Why are activities so important for those with Dementia and Complex Care needs?
Activities can slow decline
Activities are essential for us all; the past 12 months have certainly shown us that we all need ‘things’ to keep us stimulated both mentally and physically.
Are you helping too much?
We all want to make sure that our loved one is comfortable and well cared. However, we need to be aware that we may be helping too much!
As we age, we all start to lose skills, not just those living with care needs and the easiest ones to retain are those we can work into a daily routine. Continuing to achieve everyday tasks will help your loved ones to feel a sense of achievement and self-confidence. This may have started to erode due to memory loss, mobility issues or failing sight.
Our Occupational Therapists recommend that instead of automatically supporting them with a task, you could adapt it to continue doing it alone for as long as possible. When this is no longer workable, then adjust again to share the task with them. Yes, it may be quicker to do it yourself, but it helps preserve their independence and stay active longer.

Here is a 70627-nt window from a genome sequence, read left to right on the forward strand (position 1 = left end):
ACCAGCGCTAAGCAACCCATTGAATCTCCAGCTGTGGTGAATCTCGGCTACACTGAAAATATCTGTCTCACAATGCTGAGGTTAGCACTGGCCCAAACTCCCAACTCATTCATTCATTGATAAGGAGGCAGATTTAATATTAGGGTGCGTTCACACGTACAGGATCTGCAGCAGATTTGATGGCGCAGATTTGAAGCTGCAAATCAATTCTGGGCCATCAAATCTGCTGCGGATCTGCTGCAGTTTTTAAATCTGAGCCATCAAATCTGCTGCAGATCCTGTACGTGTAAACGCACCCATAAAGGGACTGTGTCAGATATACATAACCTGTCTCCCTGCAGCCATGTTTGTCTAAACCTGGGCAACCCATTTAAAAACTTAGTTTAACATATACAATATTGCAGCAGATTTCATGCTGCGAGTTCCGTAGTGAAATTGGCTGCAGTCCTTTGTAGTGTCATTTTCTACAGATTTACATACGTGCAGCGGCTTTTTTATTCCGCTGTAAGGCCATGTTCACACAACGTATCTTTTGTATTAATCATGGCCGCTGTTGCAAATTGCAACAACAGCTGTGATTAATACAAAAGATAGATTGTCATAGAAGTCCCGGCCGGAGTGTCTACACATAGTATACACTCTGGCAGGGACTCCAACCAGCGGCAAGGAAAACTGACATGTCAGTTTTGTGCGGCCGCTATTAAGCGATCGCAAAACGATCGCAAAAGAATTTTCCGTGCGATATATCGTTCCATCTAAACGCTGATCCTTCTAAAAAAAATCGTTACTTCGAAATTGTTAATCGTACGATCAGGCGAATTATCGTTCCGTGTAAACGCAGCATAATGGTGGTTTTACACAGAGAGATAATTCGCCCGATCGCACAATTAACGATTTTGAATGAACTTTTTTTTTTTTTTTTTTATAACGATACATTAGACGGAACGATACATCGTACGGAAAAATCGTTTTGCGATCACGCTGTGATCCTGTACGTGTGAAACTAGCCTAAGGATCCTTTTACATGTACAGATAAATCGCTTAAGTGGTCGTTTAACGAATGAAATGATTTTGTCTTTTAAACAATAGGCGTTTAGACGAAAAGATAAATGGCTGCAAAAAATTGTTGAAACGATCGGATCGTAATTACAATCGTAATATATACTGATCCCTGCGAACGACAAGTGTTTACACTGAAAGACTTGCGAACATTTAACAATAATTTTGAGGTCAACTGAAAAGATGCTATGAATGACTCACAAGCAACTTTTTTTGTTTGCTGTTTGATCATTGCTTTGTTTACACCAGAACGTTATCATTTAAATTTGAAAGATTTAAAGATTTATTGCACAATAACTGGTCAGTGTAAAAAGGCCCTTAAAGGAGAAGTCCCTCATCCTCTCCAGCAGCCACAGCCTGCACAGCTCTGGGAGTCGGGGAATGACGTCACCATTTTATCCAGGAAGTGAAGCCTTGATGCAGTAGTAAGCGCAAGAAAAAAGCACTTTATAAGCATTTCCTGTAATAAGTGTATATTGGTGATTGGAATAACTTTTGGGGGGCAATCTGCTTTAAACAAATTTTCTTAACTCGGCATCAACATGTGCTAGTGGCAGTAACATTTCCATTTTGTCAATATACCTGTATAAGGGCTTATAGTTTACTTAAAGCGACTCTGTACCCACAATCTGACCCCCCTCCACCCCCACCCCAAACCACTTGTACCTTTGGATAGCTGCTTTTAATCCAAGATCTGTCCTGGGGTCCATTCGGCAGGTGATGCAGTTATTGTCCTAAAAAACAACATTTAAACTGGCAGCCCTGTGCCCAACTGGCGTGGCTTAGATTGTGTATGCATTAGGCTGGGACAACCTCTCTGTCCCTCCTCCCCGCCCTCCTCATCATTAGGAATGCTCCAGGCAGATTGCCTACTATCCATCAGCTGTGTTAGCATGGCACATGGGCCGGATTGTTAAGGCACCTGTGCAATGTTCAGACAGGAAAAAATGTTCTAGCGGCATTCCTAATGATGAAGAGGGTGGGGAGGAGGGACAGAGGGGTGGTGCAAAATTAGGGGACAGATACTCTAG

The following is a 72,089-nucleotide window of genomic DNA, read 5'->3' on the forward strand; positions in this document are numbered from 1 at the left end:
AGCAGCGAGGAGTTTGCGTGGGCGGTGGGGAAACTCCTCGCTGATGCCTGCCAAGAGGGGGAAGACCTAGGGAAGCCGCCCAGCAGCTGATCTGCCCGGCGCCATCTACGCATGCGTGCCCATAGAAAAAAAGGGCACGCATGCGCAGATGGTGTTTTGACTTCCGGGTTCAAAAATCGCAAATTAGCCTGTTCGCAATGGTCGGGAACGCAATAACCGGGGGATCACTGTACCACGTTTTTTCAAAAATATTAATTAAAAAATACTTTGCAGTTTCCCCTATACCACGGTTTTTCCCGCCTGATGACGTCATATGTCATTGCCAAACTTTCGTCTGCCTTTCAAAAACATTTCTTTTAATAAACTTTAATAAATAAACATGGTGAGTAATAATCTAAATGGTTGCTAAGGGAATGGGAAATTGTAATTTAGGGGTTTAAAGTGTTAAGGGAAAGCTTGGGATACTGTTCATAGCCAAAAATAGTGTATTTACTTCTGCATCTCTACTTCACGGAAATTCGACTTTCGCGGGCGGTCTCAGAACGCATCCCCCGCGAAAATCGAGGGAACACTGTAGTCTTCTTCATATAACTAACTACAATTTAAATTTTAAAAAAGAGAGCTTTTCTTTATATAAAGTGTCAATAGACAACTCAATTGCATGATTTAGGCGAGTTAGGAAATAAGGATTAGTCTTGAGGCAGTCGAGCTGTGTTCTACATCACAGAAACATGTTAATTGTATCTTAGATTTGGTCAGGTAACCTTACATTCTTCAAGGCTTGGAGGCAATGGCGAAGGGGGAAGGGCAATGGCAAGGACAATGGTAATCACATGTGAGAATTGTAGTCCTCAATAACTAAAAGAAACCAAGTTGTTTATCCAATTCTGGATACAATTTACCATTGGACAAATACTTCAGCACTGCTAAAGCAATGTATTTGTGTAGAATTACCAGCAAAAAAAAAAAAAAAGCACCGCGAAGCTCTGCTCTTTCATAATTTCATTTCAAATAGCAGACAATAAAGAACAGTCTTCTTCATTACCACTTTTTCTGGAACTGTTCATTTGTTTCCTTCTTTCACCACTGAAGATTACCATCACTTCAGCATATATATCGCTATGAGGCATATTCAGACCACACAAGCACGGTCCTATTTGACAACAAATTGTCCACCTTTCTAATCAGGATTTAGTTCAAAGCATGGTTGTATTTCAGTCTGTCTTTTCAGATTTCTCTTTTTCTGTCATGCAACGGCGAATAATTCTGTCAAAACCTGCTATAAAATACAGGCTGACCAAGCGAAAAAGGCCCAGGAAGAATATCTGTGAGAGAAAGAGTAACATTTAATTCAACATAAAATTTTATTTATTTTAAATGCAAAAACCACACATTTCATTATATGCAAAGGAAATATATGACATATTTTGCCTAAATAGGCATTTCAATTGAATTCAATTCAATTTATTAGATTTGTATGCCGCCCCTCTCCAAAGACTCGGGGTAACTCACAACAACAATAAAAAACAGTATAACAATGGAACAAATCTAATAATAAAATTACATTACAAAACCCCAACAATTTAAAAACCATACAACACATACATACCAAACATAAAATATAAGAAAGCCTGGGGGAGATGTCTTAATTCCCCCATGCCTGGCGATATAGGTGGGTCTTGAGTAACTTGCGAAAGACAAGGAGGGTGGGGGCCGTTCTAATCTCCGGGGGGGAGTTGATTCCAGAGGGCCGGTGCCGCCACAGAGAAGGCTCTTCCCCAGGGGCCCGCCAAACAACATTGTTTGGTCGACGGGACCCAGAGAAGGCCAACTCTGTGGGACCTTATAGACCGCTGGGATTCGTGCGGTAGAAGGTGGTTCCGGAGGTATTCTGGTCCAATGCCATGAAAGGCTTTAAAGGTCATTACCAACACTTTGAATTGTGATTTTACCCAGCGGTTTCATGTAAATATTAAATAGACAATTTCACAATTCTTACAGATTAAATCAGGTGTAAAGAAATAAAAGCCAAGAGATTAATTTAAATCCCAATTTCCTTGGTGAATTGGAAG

Activities Provide Routine
As someone starts to lose their abilities, their world can become filled with unknowns. Their physical and mental independence may become limited or compromised, and their days unpredictable and unstructured. This can lead them to become stressed, anxious, or even fearful and withdrawn.
Having a daily routine will help them know what to expect and lessen their anxiety and stress levels. Reducing their stress levels will increase their feelings of security, improve appetite, sleep patterns, and help them feel happier and healthier.
A structured day can help the caregiver as well. As it provides stability to their loved ones. Which means they are less likely to be confused, disorientated, and display challenging behaviours.